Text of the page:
I’d planned to show you some photos of my latest sketchbook/plaything. So I placed it in my photo cube a couple of nights ago and flicked on my 6-year old DSLR… What the… The shutter release no longer works? Actually, neither does the on/off button — I turned it to off, and it stayed on. It is permanently frozen in some kind of possessed state that is neither on nor off. I eventually removed the battery so I could turn it off. I frantically Googled. Others have had similar issues. With this particular camera, it would be expensive to fix. And it wouldn’t be worth it. This was a low-end Canon Rebel of a few generations back, and I’d actually been fantasizing about upgrading for a while. The camera has had a few sputters in the past, and I’d even picked out which model I’d replace it with. But the sputters had always disappeared as mysteriously as they’d arrived, and any thoughts of replacing it had been definitely in the fantasy stage. I’d hoped to do it, if at all, after my various out-of-town medical trips had been paid off, etc. Alas. The timing was also a bit inconvenient. Norbag, the local book arts guild, has a monthly book exchange and I am their photographer. I document each month’s submissions for their Flickr account. The meeting was two days away. I do have a crummy point-n-shoot as well (which I had to use), but I find it awkward. I’m spoiled. Anyway… the new electronic baby is due to arrive later in the week… And then… photos will resume!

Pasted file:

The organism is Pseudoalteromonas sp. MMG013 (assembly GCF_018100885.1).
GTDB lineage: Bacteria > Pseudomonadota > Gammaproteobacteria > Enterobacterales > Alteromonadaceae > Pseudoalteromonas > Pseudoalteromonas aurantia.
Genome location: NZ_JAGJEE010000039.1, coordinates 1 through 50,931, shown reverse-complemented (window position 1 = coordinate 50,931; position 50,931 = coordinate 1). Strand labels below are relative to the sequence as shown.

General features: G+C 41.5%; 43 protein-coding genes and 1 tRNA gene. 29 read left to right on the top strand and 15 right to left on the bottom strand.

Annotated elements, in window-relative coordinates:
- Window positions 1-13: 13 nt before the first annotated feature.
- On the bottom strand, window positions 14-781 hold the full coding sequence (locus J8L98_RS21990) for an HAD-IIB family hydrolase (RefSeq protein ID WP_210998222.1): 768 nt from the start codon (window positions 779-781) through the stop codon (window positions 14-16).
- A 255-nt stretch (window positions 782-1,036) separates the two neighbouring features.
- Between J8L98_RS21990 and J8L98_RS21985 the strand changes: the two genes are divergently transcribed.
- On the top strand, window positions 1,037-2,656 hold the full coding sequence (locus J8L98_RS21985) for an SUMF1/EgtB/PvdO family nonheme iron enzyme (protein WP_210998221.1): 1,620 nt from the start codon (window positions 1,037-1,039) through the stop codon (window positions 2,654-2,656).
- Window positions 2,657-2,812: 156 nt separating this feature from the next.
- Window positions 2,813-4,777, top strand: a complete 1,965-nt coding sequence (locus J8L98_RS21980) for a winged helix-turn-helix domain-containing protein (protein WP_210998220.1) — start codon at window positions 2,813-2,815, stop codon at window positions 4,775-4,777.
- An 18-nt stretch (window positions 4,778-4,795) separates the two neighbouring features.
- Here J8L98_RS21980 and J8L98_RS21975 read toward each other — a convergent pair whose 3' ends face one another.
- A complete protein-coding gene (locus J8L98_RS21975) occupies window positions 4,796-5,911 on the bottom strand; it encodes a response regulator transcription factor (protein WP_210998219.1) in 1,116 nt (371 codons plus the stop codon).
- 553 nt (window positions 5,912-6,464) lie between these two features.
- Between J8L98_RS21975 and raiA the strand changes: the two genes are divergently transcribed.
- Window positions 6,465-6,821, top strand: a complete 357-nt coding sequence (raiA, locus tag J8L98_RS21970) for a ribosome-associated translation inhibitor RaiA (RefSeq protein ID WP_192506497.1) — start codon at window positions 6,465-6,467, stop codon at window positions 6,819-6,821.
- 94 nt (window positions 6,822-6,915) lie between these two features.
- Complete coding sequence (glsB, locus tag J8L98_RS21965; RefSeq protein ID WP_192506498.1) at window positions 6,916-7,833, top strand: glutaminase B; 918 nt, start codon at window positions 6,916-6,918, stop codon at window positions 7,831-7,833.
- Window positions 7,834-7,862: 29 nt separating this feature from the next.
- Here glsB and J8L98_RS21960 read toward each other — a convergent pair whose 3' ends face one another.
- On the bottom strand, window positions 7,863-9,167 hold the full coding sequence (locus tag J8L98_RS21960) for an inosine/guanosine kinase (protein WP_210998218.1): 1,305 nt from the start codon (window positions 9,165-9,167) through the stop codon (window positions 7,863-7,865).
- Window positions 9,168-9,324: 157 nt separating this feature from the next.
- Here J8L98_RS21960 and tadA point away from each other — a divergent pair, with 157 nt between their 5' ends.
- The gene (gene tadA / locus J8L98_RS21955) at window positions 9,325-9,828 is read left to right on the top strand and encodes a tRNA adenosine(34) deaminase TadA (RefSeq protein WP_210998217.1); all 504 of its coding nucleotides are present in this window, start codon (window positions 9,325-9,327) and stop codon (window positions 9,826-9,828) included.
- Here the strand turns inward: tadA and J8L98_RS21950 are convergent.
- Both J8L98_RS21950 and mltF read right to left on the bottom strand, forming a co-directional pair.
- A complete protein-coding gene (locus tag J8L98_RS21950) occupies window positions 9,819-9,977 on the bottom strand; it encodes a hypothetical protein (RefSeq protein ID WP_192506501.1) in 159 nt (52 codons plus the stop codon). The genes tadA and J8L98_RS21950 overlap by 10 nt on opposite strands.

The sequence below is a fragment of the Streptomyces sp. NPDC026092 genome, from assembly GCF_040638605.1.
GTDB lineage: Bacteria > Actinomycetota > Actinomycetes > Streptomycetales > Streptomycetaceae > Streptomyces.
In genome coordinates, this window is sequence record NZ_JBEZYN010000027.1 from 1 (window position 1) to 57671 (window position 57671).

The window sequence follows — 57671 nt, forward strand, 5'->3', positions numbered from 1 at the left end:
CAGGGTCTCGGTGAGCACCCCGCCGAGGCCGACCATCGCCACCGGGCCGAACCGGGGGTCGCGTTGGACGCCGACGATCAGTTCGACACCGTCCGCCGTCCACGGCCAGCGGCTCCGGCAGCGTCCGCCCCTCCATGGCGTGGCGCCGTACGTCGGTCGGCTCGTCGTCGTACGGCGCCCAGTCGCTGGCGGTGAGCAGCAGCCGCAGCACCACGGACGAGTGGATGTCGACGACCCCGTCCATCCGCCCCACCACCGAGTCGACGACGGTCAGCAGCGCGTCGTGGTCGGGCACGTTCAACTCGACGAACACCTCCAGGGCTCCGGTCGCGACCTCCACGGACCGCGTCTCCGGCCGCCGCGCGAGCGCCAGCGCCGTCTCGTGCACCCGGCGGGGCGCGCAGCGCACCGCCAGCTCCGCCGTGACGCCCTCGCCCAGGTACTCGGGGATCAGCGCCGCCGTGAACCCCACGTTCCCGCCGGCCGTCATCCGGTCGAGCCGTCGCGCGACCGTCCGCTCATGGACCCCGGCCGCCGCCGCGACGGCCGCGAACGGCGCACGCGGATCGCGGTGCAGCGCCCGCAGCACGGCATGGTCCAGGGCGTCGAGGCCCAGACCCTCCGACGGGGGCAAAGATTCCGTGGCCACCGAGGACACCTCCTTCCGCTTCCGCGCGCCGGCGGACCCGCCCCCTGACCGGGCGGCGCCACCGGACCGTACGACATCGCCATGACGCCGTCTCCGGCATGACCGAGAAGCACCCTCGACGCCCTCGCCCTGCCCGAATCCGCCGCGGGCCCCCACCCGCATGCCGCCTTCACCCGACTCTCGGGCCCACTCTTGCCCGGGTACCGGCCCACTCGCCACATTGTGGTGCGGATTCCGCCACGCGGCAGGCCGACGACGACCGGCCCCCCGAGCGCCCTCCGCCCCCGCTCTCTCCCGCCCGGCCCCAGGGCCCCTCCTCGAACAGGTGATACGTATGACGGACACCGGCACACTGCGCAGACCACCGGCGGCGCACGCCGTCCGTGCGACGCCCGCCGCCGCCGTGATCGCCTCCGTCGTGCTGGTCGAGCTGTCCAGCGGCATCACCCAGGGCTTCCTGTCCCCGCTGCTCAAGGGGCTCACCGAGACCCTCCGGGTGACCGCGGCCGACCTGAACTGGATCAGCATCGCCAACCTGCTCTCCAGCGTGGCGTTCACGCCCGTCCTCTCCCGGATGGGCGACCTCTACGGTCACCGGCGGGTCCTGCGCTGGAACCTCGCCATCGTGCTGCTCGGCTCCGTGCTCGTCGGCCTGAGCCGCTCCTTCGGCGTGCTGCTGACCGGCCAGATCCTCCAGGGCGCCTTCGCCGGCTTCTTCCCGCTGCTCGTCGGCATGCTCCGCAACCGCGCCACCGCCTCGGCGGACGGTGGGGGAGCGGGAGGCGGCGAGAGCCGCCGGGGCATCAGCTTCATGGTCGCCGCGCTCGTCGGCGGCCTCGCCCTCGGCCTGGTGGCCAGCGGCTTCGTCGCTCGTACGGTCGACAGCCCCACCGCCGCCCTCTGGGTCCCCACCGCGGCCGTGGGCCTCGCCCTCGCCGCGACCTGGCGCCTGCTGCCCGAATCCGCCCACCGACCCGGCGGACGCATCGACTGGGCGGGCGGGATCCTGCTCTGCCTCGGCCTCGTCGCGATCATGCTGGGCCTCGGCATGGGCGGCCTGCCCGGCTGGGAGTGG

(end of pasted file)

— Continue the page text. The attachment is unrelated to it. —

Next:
(In this house we actually refer to arriving online purchases as “pellets.” As in, the laboratory rat pushes the right button and then, lo and behold!, a reward pellet comes down the chute. The Visa bill, alas, is the negative reinforcement. Z-z-z-a-p!)
Speaking of the sketchbook-plaything, I’ve discovered that I occasionally become the entertainment for others when I’m out drawing in it. A few months back, I was in a coffee shop scribbling and snipping away when I became aware of being watched. There was a little boy of about 6 or so at the table in front of mine. He had a coloring book and some crayons, but had been getting increasingly antsy and whiny with boredom as his mother chatted with a friend. Then suddenly the boy became quiet. I looked up to see that he was now facing backwards on his knees, staring over the back of the chair. His gaze was firmly focused on the sketchbook. I continued on, pretending not to notice. He remained transfixed for what seemed quite a while. Then the kid suddenly whipped around back to his crayons and began to color with silent, manic enthusiasm.
I was thinking of this yesterday after a coffee stop on the way home. I’d wound up spreading out my crayon-equivalents and having some blissful drawing time to go with my iced caffeine. Two women approached as they were leaving. They, it turned out, had been watching me. “You were the entertainment!” Hmmm….